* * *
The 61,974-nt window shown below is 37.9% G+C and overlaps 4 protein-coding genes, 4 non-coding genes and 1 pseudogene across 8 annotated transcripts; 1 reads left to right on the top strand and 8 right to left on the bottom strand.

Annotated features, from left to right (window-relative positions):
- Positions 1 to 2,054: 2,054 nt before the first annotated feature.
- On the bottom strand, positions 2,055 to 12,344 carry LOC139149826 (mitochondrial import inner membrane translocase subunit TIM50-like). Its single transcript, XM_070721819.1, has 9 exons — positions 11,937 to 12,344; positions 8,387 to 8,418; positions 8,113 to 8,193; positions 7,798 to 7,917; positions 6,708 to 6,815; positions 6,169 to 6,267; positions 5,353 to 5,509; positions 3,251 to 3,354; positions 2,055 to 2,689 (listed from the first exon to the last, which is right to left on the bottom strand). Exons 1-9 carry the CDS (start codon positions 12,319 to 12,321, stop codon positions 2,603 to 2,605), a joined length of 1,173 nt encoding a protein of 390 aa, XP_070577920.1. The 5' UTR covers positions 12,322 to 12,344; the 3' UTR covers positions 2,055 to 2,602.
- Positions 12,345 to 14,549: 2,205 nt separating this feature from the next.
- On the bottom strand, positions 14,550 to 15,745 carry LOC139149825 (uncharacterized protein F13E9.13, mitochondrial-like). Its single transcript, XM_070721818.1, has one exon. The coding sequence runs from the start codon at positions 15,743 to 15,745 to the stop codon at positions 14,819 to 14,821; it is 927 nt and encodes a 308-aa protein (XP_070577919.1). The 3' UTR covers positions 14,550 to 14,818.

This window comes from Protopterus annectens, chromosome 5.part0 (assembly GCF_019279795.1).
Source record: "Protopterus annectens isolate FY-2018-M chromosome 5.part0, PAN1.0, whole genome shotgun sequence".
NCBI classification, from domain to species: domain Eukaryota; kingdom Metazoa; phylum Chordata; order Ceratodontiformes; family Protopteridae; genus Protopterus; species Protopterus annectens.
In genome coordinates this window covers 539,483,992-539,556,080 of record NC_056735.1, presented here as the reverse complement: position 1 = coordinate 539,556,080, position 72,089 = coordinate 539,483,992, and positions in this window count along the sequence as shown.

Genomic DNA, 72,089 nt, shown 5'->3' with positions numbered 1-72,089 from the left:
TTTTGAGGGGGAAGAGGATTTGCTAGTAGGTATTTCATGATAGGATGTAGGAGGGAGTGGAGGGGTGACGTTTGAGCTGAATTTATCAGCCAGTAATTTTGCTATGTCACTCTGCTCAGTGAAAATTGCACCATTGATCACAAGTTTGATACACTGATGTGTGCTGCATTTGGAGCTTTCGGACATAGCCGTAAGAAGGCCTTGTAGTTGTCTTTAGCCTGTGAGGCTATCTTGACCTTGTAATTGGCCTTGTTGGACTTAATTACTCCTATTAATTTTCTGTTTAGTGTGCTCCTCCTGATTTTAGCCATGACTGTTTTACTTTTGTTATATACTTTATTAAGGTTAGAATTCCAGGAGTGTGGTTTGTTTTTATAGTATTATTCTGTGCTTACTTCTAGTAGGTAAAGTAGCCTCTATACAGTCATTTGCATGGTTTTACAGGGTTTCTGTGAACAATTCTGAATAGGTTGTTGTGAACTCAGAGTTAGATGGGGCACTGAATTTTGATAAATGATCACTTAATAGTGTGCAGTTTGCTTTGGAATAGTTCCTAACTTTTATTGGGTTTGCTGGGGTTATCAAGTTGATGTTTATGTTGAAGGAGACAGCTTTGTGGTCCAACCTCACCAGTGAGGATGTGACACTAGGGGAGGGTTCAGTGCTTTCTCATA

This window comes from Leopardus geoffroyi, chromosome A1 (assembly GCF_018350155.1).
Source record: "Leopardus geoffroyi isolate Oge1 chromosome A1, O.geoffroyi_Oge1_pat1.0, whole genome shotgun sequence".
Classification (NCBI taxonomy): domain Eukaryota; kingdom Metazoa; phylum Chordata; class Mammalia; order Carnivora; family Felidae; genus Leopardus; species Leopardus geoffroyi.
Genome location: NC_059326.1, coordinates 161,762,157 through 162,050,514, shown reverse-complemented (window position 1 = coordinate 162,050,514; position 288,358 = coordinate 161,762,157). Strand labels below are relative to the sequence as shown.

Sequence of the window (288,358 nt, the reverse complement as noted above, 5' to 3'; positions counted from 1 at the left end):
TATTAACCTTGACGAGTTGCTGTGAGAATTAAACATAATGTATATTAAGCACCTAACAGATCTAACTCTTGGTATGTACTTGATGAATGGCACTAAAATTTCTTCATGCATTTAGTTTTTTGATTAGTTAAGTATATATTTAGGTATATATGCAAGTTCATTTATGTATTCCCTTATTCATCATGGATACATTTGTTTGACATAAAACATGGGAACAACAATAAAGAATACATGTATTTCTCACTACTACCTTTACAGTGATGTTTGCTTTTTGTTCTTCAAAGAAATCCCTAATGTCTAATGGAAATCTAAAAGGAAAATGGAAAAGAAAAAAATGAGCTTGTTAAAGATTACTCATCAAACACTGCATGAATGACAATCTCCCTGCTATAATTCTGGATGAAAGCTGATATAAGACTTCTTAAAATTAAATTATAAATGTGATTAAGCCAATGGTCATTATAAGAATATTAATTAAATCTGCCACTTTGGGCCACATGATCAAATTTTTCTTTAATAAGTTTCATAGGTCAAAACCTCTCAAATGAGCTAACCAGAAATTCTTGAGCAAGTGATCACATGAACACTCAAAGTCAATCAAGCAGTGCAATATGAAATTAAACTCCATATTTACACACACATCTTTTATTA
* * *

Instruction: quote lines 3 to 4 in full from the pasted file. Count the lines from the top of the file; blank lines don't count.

- Positions 1 to 2,054: 2,054 nt before the first annotated feature.
- On the bottom strand, positions 2,055 to 12,344 carry LOC139149826 (mitochondrial import inner membrane translocase subunit TIM50-like). Its single transcript, XM_070721819.1, has 9 exons — positions 11,937 to 12,344; positions 8,387 to 8,418; positions 8,113 to 8,193; positions 7,798 to 7,917; positions 6,708 to 6,815; positions 6,169 to 6,267; positions 5,353 to 5,509; positions 3,251 to 3,354; positions 2,055 to 2,689 (listed from the first exon to the last, which is right to left on the bottom strand). Exons 1-9 carry the CDS (start codon positions 12,319 to 12,321, stop codon positions 2,603 to 2,605), a joined length of 1,173 nt encoding a protein of 390 aa, XP_070577920.1. The 5' UTR covers positions 12,322 to 12,344; the 3' UTR covers positions 2,055 to 2,602.